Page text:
alexa Vesicular dysfunction during experimental thiamine deficiency is indicated by alterations in dopamine metabolism.


Journal of Alzheimers Disease & Parkinsonism

Author(s): Mousseau DD, Rao VL, Butterworth RF

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Abstract Experimental and clinical studies indicate that catecholamines play an important role in the neurobehavioural symptomatology of thiamine deficiency. Given the cerebral region-selective vulnerability and the behavioural impairment commonly encountered in thiamine deficiency, we undertook to investigate regional catecholamine metabolism in the brains of pyrithiamine-induced thiamine-deficient rats. Dopamine metabolism was unaffected in the striatum. In contrast, other regions also known to be involved in sensory processing and intellectual function (e.g., frontal cortex, hypothalamus, thalamus), but having a greater noradrenergic input, had increased levels of 3,4-dihydroxyphenylacetic acid (DOPAC) and decreased levels of other dopaminergic metabolites including noradrenaline. In these regions levels of the vesicular amine transporter, defined by tetrabenazine-sensitive [3H]ketanserin binding, were also decreased. Our data suggest a region-selective vesicular dysfunction resulting in intraneuronal release, and subsequent degradation, of dopamine. These disruptions of dopamine and consequently noradrenaline metabolism may account for certain neurobehavioural deficits commonly encountered in thiamine deficiency.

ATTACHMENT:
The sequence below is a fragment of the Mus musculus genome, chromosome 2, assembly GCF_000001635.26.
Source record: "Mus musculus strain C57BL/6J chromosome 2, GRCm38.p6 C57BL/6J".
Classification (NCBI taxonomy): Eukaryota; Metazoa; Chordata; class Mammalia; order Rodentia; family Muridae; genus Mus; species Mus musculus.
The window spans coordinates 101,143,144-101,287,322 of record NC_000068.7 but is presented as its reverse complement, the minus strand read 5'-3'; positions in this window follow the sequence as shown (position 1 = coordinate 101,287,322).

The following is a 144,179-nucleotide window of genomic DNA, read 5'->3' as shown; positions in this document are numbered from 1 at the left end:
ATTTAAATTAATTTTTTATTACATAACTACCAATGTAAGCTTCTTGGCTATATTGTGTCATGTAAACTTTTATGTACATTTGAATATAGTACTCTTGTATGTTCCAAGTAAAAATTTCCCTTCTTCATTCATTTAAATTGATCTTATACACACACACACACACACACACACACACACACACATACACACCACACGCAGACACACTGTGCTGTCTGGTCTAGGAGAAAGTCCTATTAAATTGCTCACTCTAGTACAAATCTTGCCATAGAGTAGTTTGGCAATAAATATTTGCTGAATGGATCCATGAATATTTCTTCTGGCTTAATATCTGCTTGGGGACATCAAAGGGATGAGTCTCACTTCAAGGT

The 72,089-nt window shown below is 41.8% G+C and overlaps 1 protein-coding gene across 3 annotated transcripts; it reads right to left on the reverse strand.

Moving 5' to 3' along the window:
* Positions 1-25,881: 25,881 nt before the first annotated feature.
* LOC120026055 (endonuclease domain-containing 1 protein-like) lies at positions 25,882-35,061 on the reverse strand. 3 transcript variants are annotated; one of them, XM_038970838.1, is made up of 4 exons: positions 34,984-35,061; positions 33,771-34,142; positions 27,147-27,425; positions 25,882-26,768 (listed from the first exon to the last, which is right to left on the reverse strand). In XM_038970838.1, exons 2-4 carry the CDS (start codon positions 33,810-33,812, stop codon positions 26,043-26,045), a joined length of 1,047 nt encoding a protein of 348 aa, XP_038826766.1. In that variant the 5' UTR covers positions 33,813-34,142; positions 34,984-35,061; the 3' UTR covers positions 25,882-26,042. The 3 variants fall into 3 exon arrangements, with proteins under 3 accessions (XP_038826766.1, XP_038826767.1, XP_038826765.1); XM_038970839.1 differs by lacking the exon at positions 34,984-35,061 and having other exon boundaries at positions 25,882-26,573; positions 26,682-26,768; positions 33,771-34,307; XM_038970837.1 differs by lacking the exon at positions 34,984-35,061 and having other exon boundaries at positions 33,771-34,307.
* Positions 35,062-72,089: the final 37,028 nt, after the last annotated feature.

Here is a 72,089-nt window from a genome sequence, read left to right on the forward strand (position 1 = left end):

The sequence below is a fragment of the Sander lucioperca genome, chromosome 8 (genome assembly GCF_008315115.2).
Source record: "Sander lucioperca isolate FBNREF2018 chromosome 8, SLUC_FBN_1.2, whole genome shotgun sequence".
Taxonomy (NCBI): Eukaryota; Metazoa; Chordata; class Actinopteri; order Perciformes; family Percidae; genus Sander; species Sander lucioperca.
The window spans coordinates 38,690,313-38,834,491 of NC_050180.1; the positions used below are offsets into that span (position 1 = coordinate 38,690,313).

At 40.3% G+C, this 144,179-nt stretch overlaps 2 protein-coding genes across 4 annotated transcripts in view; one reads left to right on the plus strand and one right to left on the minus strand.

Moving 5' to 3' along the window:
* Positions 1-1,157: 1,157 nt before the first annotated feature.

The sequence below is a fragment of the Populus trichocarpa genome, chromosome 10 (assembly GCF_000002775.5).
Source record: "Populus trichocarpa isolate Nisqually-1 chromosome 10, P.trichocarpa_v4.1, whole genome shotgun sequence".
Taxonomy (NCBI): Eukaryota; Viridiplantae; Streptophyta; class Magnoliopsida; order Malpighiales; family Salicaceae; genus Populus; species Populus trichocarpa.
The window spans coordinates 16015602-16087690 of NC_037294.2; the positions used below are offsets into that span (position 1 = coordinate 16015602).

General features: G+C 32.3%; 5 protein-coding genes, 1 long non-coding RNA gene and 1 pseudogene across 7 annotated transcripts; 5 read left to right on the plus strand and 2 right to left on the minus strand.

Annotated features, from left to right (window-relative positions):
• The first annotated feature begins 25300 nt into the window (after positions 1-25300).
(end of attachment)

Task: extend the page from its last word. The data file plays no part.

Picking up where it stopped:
This article was published in Eur J Pharmacol and referenced in Journal of Alzheimers Disease & Parkinsonism

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